How to Read and Evaluate Technical Papers
Original Text by Bill Griswold
Modified by Gail Murphy (November 18, 1998 and January 6, 2000)
Taken from Rob Walker's web page at University Calgary (January 2004)
Modified slightly by Jonathan Maletic (January 2004 and Nov. 2013)
Reading research papers effectively is challenging. These papers are often
written in a very condensed style because of page limitations and the intended
audience, which is assumed to already know the area well. Moreover, the reasons for writing the paper
may be different than the reasons the paper has been assigned, meaning you have
to work harder to find the content that you are interested. Finally, your time is very limited, so you
may not have time to read every word of the paper or read it several times to
extract all the nuances. For all these
reasons, reading a research paper often requires a special approach.
The first thing to understand is that the
research papers you will read have been published in different kinds of
places. Some papers have been published
in the proceedings of a conference.
These papers have been peer-reviewed but are typically strictly limited
in length to about 10-12 pages. Other
papers have been published in archival journals. These papers have also been peer-reviewed but
there are typically not any length restrictions, so they generally include more
detail in every dimension. Some papers
are technical reports and these are not peer-reviewed. In areas related to Computer Science, you may
find that there is first a technical report version which is then later
published in a conference or a journal.
If a paper appears both in conference and journal form, the journal
version is typically a later, expanded and revised version of the work.
To develop an effective reading style for
research papers, it can help to know what you should get out of the paper, and
where that information is located in the paper.
Typically, the introduction will state not only the motivations behind
the work, but also outline the solution.
Often this may be all the expert requires from the paper. The body of the paper states the authors'
solution to the problem in detail, and should also describe a detailed
evaluation of the solution in terms of arguments or an empirical evaluation
(case study, experiment, etc.). Finally,
the paper will conclude with a recap, including a discussion of the primary
contributions. A paper will also discuss related work to some degree. Related
work sections put the paper in perspective with other research being conducted
in the area. Papers are often repetitive
because they present information at different levels of detail and from
different perspectives. As a result, it may be desirable to read the paper out-of-order or to skip certain sections. More on this below.
The questions you want to have answered by reading a paper are the following:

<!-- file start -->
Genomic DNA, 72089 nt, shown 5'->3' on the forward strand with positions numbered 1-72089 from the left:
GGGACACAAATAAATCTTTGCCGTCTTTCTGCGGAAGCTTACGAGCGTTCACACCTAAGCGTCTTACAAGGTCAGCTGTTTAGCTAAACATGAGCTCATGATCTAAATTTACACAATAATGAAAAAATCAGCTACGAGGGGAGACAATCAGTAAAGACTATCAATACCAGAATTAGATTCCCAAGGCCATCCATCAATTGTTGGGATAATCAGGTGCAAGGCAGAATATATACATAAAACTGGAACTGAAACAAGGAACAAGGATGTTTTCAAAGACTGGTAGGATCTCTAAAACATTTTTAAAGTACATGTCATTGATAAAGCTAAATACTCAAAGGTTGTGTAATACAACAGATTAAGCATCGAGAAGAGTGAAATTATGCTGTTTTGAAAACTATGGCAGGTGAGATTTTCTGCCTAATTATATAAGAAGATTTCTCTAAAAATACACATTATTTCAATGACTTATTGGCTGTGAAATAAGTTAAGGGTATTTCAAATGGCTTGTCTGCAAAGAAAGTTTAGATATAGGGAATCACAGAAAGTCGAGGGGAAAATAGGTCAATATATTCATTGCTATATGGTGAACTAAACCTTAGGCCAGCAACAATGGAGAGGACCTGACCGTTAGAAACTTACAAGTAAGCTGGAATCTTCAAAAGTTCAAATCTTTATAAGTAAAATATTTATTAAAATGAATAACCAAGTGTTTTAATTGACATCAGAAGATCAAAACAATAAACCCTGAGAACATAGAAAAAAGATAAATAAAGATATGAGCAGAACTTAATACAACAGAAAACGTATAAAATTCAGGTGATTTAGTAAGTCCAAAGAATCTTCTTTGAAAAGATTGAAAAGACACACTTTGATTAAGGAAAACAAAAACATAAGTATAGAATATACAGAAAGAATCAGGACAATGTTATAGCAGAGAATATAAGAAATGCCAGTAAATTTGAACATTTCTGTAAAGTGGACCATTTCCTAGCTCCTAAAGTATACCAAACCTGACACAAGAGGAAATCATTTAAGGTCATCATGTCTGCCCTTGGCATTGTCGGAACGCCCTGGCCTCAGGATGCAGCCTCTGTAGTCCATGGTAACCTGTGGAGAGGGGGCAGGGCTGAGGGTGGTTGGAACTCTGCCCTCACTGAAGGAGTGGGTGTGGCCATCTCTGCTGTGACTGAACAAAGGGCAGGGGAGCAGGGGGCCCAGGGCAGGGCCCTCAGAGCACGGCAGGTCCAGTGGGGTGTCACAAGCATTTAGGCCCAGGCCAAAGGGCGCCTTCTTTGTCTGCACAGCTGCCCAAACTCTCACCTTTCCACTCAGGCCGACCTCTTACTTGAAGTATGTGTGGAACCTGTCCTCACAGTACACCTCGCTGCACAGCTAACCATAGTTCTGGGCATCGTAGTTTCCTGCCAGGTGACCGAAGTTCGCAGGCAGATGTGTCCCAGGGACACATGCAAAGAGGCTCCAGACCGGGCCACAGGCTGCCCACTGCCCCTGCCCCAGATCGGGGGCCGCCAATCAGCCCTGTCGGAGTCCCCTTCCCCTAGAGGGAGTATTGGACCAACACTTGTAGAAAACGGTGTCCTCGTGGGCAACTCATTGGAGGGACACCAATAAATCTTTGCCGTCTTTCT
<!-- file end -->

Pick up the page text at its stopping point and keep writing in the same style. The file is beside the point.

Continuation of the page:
As you read or skim a paper, you should actively attempt to answer the above
questions. Presumably, the introduction should provide motivation.The
introduction and conclusion may discuss the solutions and evaluation at a high
level. Future work is likely in the
concluding part of the paper. The details of the solution and the evaluation should be in the body of the
paper. You may find it productive to try to answer each question in turn, writing your answer down. In practice, you are not done reading a paper
until you can answer all the questions.
- What are the motivations for this work? For a research paper, there is an expectation
that a problem has been solved that no one else has published in the literature. This problem
intrinsically has two parts. The first is often unstated. Think of this as the broader impacts.
This is the benefits that
are desired in the world at large; for example, some issue of quality of life, such as saved time or increased safety.
The other is the technical problem, which is why the people problem does not have a trivial solution; that is, why a new technological or engineering solution may be
required. Implicitly there is implication that previous solutions to the problem are inadequate. Occasionally
an author will fail to state either point, making your job much more difficult.
- What is the proposed solution? This is also called the hypothesis or idea.
There should also be an argument about why the solution solves the problem better than previous solutions.
There should also be a discussion about how the solution is achieved (designed and implemented) or is at least achievable.
- What is the evaluation of the proposed solution? An idea alone is usually not adequate for publication of a research paper.
- What argument and/or experiment is made to make a case for the value of the ideas?
- What benefits or problems are identified?
- What are the contributions? The contributions in a paper may be many and varied. Ideas, software, experimental techniques, and
area survey are a few key possibilities.
- What are future directions for this research? Not only what future directions do the authors identify, but what
ideas did you come up with while reading the paper?